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How to extract name of user when useradd command is ran


I am receiving the audit.log data from a universal forwarder running on a Linux box

Hello below is my search string and event logs:

search string

index=* host=* sourcetype="" user="" "/usr/sbin/useradd" "type=ADD_USER"

example of log results:

type=ADD_USER msg=audit(1501682042.274:12228): pid=6168 uid=0 auid=1000 ses=1367 msg='op=add-user id=1007 exe="/usr/sbin/useradd" hostname=? addr=? terminal=pts/1 res=success'
date_zone = 0 index =   my_fwdr =   /var/log/audit/audit.log sourcetype =   linux:audit uid =   0 user =    guser

I see that the user who ran the useradd command is "guser" and the id of the newly created user is 1007 BUT I want the actual user NAME of the newly created user...not the id
How do I get the actual name of the newly created user. I don't want the id. Do I need to search in a different log file? Does audit.log not contain the user name but only the id when users are created?

0 Karma


Think of it this way...

A user ID is like a key that allows you to find the user account itself.

The user name is just a description of the account, not necessarily the name of a person. The user name could be, literally, "Service Account 23 for Marketing Initiatives under Jane Smith's hierachy"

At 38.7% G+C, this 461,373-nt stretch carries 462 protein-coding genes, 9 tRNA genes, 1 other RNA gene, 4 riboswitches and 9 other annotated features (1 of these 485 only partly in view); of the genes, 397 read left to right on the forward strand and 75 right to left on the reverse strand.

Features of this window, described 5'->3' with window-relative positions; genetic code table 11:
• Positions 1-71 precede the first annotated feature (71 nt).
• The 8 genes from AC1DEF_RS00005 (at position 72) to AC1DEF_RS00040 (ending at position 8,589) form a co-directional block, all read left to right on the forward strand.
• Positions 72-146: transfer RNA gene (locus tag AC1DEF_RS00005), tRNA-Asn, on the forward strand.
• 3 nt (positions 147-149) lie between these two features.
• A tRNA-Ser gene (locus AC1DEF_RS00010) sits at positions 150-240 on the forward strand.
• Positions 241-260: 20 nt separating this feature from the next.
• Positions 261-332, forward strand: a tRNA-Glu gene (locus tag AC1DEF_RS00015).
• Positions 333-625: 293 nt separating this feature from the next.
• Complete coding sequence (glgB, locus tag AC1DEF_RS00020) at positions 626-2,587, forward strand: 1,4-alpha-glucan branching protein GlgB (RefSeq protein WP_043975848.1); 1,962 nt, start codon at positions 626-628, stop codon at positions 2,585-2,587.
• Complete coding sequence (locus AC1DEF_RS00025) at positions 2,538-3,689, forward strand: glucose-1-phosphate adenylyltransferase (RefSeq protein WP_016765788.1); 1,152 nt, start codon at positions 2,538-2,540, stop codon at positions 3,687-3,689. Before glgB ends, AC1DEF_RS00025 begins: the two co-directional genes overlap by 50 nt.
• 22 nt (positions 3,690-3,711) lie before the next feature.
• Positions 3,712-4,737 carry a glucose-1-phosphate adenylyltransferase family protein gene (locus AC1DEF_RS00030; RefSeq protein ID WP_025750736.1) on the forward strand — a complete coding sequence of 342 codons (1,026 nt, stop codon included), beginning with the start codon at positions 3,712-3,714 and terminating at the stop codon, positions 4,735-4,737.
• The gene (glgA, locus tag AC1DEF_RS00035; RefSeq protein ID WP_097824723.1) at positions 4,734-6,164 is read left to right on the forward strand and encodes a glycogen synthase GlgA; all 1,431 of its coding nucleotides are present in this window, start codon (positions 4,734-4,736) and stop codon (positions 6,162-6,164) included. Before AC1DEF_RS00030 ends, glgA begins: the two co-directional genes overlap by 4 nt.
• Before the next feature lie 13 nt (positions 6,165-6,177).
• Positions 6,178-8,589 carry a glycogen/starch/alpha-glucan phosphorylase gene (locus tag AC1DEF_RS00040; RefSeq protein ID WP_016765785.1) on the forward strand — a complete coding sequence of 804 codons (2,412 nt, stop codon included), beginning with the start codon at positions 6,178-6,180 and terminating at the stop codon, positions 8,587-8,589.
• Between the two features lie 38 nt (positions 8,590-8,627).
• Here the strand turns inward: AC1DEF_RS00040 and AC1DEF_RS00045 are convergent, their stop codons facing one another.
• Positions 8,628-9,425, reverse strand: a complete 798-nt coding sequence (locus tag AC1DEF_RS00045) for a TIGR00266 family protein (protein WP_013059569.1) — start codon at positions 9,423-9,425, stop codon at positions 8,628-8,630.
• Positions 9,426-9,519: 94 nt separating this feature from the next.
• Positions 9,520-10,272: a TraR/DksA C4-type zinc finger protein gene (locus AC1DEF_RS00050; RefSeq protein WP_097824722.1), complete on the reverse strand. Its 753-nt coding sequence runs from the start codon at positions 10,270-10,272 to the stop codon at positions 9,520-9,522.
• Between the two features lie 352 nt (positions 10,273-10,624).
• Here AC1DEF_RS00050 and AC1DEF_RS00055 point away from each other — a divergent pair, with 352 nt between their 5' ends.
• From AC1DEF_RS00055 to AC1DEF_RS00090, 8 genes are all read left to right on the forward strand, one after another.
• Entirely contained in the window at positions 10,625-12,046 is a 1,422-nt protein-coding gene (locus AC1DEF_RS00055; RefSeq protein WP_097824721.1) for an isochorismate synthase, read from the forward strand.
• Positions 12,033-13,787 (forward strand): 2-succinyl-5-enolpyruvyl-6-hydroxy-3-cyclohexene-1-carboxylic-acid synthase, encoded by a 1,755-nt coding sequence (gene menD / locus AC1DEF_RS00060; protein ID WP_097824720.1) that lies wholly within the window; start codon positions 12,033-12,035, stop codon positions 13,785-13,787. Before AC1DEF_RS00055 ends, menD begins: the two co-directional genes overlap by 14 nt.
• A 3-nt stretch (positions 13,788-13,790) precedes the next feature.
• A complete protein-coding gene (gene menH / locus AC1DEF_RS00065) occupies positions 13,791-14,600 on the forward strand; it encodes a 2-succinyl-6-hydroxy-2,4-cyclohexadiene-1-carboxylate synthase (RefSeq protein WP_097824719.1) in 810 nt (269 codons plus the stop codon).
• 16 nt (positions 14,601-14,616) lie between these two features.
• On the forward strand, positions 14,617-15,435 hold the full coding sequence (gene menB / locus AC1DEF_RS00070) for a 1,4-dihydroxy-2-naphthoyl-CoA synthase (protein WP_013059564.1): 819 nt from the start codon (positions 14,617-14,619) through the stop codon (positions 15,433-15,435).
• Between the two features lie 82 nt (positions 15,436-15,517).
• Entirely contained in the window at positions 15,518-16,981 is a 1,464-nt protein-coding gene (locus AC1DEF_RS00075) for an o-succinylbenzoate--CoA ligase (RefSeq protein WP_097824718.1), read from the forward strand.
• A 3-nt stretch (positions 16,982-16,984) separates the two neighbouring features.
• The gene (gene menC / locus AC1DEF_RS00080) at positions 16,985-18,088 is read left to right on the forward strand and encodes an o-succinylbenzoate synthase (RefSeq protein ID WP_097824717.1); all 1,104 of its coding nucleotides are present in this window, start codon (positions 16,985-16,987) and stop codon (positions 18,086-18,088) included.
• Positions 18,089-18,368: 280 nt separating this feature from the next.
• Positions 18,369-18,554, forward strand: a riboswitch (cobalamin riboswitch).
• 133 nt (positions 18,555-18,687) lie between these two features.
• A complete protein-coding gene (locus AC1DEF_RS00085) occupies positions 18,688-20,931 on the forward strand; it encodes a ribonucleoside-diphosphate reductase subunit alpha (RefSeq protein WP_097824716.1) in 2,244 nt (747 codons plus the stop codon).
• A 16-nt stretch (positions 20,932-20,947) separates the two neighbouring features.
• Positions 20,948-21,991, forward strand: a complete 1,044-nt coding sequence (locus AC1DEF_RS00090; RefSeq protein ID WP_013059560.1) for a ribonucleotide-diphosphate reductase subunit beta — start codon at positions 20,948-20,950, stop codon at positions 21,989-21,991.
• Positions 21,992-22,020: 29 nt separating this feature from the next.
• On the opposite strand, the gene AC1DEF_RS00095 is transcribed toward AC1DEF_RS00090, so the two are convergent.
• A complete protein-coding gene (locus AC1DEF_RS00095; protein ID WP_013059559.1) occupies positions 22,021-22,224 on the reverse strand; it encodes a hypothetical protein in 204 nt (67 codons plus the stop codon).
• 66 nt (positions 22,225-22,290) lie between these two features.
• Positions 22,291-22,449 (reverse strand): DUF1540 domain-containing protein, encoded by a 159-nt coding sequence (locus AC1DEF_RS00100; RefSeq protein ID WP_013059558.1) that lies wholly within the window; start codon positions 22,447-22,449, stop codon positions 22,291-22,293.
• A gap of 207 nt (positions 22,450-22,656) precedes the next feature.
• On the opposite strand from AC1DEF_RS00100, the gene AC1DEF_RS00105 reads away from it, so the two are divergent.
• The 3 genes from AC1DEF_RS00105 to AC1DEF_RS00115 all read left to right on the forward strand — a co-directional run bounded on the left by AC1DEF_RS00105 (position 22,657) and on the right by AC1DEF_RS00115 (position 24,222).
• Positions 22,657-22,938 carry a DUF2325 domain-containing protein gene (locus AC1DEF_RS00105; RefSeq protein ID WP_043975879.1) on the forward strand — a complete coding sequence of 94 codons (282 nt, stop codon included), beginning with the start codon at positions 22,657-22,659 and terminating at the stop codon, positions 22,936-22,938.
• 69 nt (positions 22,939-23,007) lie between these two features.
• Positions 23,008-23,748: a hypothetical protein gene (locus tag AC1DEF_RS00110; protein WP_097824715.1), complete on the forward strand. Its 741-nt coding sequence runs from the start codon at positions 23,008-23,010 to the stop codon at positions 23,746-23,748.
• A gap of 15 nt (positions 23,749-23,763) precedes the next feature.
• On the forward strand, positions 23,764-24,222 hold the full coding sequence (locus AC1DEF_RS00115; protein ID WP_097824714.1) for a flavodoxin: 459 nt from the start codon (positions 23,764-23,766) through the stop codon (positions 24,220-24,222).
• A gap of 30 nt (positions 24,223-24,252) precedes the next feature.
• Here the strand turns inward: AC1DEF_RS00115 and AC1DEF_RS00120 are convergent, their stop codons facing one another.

In the text on each log record, the user name would be redundant. (I'm not saying there is never redundant data on log records, I'm especially not saying that about Windows log events, but still...)

So, you'll need to contact your security folks to find out what process you need to use to enrich the log data. Maybe they'll give you a daily or weekly dump of the AD files, maybe they'll give you the ability to read them directly, maybe they'll tell you you're not going to get that info.

If they refuse, then you'll have to start looking for ways to correlate the userids with their user names. There usually ARE events that would have user names, but sometimes you'll have to track back the IP address or use other clues to run it all down. (Which is a large part of why various SIEM tools, including Splunk Enterprise Security, exist...)

Start by researching the various events with your own ID and name, since you'll be able to read them with very little confusion --assuming you're not named "John Green" or "Norton Windows".

0 Karma